God pruned me during the past year. I still have things He wants me to do. I have fruit to bear, books to write, music to play, and children to teach.

He isn’t finished with me yet, and He isn’t finished with you either.

Sifting Through Stuff

Deep within is an inner pack rat longing for expression...

Deep within me is an inner pack rat longing for expression…

Cue the theme song for TLC’s show Hoarding…

If it even has a theme song. I can never watch long enough to tell.

Because that show makes me nervous. Does my house resemble TLC’s photo? Um, no.

And yes. Because there are closets, stuffed drawers, dark corners. And those little piles beside my bed that grow.

I save too much. What can I say, I grew up collecting antiques. I would love to live in a crooked, rambling old house like Narnia’s Professor Digory Kirke, with all those rooms stuffed with curiosities.

But I don’t.

Anyway, they say the best time to declutter is when you are feeling it, when enough finally becomes enough. I reached this point tonight. I think it had something to do with having a nice fire burning on the hearth. The perfect opportunity to destroy paper clutter, right?

So satisfying, watching stuff burn.

hoarders-haulMy usual style is to attack the entire house like a maniac, tearing out far more than can be put away. Tonight reason prevailed, and I focused only on the area beside my bed. Yeah, those piles I mentioned earlier. I have been trying to be better organized, and today I covered some ground.

Or maybe I should say I uncovered it.

Amid the trash, precious treasures: Jewelry, unearthed in a drawer. A really great photo of my parents. Gift cards, put carefully in a “safe” place (that I promptly forgot about). Ha, and the copyright certificates from the Library of Congress for my Mercy’s Embrace books.

I also found cards sent by dear friends when I was gravely ill. How I enjoyed reading them again!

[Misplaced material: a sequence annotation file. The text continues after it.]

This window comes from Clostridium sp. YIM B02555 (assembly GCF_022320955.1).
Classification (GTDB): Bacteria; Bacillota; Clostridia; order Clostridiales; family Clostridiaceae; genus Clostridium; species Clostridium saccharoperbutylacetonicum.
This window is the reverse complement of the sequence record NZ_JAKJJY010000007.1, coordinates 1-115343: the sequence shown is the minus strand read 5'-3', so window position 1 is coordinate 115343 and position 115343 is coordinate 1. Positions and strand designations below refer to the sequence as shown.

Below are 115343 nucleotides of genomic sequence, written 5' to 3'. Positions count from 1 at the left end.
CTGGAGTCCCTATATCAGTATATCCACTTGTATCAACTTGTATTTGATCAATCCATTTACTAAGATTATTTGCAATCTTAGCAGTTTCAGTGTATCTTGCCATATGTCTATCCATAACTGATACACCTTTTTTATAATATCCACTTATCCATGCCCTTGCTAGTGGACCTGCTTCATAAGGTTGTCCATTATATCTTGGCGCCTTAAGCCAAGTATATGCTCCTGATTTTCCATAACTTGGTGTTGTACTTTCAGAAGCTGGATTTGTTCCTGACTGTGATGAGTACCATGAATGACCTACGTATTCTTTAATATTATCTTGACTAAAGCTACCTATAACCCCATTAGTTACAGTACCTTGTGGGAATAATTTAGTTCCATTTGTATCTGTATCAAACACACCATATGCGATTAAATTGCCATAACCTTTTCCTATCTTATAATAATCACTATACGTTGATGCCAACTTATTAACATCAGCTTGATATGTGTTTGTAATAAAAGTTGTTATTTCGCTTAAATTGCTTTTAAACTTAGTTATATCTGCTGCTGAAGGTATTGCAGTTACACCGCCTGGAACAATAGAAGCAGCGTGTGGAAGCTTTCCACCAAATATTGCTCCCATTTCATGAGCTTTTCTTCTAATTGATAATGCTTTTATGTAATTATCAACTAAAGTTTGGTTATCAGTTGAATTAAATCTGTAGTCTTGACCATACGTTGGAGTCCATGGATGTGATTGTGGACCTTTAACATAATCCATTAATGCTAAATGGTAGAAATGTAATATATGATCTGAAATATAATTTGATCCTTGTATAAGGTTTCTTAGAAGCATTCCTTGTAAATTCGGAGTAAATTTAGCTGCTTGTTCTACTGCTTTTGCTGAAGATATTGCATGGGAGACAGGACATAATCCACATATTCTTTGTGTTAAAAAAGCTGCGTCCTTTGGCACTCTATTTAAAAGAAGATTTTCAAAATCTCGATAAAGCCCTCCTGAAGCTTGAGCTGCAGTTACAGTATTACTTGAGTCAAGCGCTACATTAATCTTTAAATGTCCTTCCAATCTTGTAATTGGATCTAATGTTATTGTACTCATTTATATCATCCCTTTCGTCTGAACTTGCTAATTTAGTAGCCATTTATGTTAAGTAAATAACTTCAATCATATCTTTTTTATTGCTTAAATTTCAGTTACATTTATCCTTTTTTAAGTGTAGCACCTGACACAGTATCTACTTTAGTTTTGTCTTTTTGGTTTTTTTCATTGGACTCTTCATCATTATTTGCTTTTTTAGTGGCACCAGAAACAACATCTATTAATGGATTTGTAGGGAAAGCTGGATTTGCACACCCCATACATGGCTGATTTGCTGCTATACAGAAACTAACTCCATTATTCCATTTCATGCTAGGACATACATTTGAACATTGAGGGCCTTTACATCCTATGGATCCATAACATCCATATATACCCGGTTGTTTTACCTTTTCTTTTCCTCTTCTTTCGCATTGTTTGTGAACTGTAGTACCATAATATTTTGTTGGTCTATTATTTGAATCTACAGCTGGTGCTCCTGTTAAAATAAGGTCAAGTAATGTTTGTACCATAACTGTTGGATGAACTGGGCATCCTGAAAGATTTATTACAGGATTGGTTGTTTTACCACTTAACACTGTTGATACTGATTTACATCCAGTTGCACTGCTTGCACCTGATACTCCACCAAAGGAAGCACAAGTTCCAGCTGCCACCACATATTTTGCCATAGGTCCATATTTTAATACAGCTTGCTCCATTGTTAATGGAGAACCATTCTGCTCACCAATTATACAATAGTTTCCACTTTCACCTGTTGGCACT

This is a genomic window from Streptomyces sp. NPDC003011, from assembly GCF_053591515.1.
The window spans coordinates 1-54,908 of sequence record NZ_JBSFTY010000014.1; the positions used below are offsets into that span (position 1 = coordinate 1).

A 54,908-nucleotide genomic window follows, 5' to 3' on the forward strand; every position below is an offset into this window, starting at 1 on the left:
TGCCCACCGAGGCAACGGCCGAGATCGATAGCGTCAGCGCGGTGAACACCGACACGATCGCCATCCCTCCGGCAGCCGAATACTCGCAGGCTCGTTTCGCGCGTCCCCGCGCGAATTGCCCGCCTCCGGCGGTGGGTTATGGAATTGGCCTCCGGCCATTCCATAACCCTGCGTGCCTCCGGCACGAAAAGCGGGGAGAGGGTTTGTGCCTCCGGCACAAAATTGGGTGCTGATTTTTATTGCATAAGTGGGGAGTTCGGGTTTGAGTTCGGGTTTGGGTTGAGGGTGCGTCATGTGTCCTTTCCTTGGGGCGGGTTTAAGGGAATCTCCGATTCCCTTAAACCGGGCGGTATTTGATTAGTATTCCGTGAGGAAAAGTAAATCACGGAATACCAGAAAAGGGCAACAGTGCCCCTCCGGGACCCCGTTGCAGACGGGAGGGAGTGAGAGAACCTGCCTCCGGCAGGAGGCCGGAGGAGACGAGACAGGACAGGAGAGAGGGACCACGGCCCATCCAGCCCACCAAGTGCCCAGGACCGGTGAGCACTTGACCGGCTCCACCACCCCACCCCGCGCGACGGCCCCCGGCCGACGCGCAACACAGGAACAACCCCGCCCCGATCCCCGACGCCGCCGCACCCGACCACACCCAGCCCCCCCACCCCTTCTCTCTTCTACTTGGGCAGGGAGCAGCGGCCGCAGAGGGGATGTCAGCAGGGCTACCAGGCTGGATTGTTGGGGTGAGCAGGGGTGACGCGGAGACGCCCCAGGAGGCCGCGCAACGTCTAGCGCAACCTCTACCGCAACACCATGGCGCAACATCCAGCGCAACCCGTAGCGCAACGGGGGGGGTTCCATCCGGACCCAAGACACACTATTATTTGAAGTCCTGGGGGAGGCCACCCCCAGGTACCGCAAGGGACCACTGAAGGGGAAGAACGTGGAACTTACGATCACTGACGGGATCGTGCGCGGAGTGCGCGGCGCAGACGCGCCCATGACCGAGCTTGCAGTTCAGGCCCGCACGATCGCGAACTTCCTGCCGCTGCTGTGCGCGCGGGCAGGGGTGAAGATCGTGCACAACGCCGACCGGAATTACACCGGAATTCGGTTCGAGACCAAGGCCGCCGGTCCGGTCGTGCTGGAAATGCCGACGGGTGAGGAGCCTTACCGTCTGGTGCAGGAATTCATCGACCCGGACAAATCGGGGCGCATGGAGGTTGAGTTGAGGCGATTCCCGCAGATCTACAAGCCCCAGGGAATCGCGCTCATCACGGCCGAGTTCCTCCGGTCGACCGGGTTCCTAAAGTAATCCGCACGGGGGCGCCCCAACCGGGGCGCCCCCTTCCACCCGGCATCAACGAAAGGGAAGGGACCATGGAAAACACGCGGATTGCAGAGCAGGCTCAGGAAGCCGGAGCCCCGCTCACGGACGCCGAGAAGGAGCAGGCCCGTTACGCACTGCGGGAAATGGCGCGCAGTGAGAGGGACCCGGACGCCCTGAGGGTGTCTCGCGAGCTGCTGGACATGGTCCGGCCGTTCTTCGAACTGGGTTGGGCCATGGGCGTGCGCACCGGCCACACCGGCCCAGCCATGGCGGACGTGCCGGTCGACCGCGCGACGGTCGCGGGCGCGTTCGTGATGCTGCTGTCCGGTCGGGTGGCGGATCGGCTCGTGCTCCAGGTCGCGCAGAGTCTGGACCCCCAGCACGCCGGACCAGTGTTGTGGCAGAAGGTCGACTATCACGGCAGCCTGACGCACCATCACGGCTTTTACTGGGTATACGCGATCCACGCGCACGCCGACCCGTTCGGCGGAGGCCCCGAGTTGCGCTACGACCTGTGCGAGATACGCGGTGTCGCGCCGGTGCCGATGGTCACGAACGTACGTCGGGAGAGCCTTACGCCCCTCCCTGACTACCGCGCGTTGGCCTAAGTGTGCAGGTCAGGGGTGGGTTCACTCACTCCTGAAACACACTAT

Is my home now perfect? Not by a long shot. But I’ve made headway in the bedroom. I feel more at ease in here, and that’s worth celebrating.

Next up, my close-top desk. Who knows what lurks inside? The rest of my missing jewelry, I hope.
Laura Hile (1)

I Must Decrease

Don’t stand near me.

I may have shared my theory of weight with you before, but it’s worth resharing. Lately, I’m seeing more and more evidence of its truth.

Robin’s Theory of Weight states that the weight in the world at any given time must remain constant. When a person departs this world, enough babies are born to replace the lost weight. If one person is losing weight, those pounds are looking for a place to go. Someone must gain them. (This idea actually has some scientific merit. Since matter is neither created nor destroyed by ordinary means, that fat has to go somewhere or be converted into something else.)

Now to my point: Don’t stand near anyone who is successfully shedding pounds. The lost weight may glom onto you. (Yes, “glom” is a word, and the expression “glom onto” is well-known in the South.)


May 30th, I took several embarrassingly revealing pictures of myself, and I started a nutritional program.

To date, I’ve lost 36 pounds. I’d like to lose 30 more, but then, I’d like to write a best-seller, too.


I look and feel much better. Being healthy may have to be enough.

The title of this post is a reference to John 3:30. My Theory of Weight is a joke. The verse is not.he-must-increase-1


The sweet serenity of books

Darcy ventures forth!

Darcy ventures forth! Because even winners need a smile.

“It was the best of times, it was the worst of times…”
~ Charles Dickens, 
A Tale of Two Cities

So this morning I sent out giveaway books: little treasures in the post for lucky winners. It’s a hopeful way to start a new week. I don’t know about you, but after the series of recent tragedies–Dallas, Nice, Turkey, Baton Rouge–I can use a dose of hopeful.

Lewis-braveknightsYet as a writer of light fiction, I puzzle over my contribution to the world. During the school year, my calling is clear: I change the world 20 – 30 teenagers at a time. But my summers are all about creating happy escapist stories. What good are those? Why has God called me to such a task?

Ah, but then I remember my Tolkien and my Lewis– friends, Christian brothers, and writing comrades. Men who lived through two world wars, an era that was just as dark and scary as our modern age.

Hopeful fiction, they remind me, has value, both to teach and to comfort.  There are times when we need to close the doors, curl up with a book, and escape the madness.

Photo: Mrhayata (Creative Commons Flickr)

Photo: Mrhayata (Creative Commons Flickr)

“I have claimed that Escape is one of the main functions of fairy-stories, and since I do not disapprove of them, it is plain that I do not accept the tone of scorn or pity with which ‘Escape’ is now so often used.